Kosovo has banned Serbian officials from its territory over their "constant propaganda and false news", a foreign ministry official said Thursday, heating up the latest diplomatic battle between the former war foes.
Serbia and its former province Kosovo, which is mainly ethnic Albanian, still have a bitter and frequently tense relationship two decades after Kosovo broke away and went on to declare independence.
Belgrade has never accepted that move and the neighbours frequently clash on the diplomatic stage.
"The Ministry of Foreign Affairs will not allow any Belgrade official to visit Kosovo and all requests will be rejected as long as this behaviour continues," Jetlir Zyberaj, advisor to the foreign minister, wrote in Facebook post on Thursday.
He said the move was a response to "constant propaganda and false news about the country and our citizens".
He also accused Belgrade of trying to create a "so-called humanitarian crisis in the north of Kosovo, threatening the Serb population living there".
The north of Kosovo, which has a significant ethnic Serb population that remains loyal to Belgrade, has been protesting in recent days over a tariff that has cut off the flow of Serbian goods to the region.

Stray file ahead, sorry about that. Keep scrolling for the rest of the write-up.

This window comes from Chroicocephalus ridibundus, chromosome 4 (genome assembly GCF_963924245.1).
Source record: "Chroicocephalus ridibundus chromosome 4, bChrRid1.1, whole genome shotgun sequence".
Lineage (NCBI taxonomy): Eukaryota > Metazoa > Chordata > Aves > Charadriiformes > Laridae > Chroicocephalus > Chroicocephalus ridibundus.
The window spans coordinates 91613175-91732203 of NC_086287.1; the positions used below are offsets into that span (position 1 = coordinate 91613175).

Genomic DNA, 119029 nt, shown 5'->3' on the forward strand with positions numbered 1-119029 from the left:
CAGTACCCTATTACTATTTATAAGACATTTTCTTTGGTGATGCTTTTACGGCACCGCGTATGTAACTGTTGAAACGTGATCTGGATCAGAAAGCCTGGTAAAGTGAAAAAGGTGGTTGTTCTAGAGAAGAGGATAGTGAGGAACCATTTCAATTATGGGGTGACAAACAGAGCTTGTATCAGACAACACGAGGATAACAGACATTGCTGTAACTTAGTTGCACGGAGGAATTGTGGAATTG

Belgrade claims that that the 100 percent tariff on Serbian goods has led to a food and medicine shortage in the area.
But Pristina accuses its neighbour of "manufacturing" the crisis, explaining that food from Kosovo is widely available in the area and opening up special sale points for food and other goods.
While Pristina officials almost never visit Serbia, Belgrade officials, especially those in charge of Kosovo, regularly make trips to Serb communities in the former province.
In May, Kosovo also banned Serbia's Prime Minister Ana Brnabic after accusing of her of making "racist" comments against Albanians, which she denied.
The neighbours need to normalise ties in order to move forward with EU accession dreams.
But they are locked in a stalemate.
Kosovo says it will not lift the tariffs until Belgrade recognises its independence, while Serbia won't talk until the levy is dropped.
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